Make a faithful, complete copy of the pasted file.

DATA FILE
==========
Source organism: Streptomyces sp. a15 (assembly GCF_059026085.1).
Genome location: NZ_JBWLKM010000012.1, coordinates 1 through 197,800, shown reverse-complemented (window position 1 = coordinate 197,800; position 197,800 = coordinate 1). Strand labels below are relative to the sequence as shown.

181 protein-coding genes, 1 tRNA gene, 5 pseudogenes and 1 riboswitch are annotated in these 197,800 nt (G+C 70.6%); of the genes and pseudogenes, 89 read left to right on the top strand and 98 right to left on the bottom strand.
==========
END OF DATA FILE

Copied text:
Source organism: Streptomyces sp. a15 (assembly GCF_059026085.1).
Genome location: NZ_JBWLKM010000012.1, coordinates 1 through 197,800, shown reverse-complemented (window position 1 = coordinate 197,800; position 197,800 = coordinate 1). Strand labels below are relative to the sequence as shown.

181 protein-coding genes, 1 tRNA gene, 5 pseudogenes and 1 riboswitch are annotated in these 197,800 nt (G+C 70.6%); of the genes and pseudogenes, 89 read left to right on the top strand and 98 right to left on the bottom strand.